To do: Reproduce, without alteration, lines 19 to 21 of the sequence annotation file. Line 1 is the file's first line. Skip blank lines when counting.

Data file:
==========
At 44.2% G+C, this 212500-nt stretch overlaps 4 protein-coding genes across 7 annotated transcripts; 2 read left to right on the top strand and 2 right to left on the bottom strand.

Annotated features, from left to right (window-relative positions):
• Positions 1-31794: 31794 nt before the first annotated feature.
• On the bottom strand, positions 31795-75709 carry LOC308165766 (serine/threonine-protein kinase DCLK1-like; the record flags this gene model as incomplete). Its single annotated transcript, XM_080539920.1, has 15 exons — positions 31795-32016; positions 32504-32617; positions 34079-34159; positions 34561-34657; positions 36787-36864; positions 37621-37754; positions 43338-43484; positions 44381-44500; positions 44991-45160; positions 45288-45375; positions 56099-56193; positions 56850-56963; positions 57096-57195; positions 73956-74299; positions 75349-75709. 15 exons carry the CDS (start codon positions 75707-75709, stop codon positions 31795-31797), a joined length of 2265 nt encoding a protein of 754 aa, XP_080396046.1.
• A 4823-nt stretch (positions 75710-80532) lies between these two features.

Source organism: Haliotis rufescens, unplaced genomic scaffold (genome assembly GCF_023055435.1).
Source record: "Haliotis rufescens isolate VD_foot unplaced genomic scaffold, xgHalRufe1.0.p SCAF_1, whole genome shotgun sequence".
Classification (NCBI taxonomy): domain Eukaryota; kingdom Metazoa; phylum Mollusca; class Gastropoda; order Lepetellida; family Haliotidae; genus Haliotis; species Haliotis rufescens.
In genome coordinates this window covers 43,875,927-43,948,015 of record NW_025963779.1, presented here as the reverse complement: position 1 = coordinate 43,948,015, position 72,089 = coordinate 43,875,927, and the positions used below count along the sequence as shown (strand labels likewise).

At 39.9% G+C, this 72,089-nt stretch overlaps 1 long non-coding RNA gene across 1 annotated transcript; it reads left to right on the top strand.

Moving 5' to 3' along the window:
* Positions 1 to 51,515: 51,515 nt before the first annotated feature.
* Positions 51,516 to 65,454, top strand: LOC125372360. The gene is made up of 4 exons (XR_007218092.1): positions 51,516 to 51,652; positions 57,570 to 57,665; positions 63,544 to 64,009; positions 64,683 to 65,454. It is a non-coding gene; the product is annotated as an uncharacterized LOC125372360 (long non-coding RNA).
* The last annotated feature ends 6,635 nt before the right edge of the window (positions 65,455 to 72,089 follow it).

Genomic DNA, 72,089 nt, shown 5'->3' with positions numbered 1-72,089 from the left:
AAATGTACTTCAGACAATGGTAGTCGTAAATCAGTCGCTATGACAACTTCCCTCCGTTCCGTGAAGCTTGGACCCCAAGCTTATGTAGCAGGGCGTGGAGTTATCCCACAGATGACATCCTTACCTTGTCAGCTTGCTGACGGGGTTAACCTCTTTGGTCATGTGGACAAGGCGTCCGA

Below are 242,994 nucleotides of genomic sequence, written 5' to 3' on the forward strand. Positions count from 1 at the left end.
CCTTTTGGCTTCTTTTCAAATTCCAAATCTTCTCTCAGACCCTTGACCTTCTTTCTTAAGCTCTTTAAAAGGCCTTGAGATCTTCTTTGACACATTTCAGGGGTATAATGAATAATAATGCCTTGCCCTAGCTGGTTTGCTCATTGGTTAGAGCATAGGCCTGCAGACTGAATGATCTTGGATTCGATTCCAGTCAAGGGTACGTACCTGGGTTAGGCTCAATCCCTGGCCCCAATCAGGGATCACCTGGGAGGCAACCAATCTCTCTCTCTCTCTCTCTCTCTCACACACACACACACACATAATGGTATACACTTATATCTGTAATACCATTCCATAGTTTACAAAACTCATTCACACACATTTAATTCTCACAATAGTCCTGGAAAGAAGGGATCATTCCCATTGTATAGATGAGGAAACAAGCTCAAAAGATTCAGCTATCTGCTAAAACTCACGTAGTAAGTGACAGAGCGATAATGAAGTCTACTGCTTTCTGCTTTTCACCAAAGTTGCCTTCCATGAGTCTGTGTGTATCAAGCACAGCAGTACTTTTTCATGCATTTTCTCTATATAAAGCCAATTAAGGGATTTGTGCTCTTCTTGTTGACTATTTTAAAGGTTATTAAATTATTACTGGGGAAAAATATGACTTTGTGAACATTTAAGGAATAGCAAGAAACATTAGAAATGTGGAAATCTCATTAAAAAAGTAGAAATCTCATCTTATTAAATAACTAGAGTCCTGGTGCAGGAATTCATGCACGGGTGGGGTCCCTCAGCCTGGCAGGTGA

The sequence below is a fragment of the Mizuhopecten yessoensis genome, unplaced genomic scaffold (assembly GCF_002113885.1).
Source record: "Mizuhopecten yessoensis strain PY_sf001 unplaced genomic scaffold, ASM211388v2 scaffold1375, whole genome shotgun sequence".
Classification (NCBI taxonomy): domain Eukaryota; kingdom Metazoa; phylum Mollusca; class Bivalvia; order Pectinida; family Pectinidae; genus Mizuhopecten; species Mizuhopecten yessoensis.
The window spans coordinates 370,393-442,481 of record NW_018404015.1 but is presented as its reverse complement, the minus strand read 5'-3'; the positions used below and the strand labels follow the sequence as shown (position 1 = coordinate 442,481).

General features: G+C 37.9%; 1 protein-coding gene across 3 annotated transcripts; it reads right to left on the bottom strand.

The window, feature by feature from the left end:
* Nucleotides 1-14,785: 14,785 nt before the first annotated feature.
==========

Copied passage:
The sequence below is a fragment of the Mizuhopecten yessoensis genome, unplaced genomic scaffold (assembly GCF_002113885.1).
Source record: "Mizuhopecten yessoensis strain PY_sf001 unplaced genomic scaffold, ASM211388v2 scaffold1375, whole genome shotgun sequence".
Classification (NCBI taxonomy): domain Eukaryota; kingdom Metazoa; phylum Mollusca; class Bivalvia; order Pectinida; family Pectinidae; genus Mizuhopecten; species Mizuhopecten yessoensis.